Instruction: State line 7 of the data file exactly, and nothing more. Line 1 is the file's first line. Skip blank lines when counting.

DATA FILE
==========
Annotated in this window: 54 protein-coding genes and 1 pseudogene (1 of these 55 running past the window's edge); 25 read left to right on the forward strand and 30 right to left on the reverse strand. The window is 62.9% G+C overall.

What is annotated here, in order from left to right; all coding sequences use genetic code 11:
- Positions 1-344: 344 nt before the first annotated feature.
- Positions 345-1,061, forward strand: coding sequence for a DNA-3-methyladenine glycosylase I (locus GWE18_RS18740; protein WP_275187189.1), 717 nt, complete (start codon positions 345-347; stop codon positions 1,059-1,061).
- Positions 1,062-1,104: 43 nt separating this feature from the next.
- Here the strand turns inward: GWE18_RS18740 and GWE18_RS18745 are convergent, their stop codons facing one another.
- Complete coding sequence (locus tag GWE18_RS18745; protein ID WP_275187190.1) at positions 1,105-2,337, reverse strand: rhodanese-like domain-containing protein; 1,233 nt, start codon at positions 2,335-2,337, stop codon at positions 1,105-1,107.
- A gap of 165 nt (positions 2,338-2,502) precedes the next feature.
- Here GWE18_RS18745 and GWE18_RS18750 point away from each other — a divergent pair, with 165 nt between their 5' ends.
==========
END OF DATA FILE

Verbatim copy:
- Complete coding sequence (locus tag GWE18_RS18745; protein ID WP_275187190.1) at positions 1,105-2,337, reverse strand: rhodanese-like domain-containing protein; 1,233 nt, start codon at positions 2,335-2,337, stop codon at positions 1,105-1,107.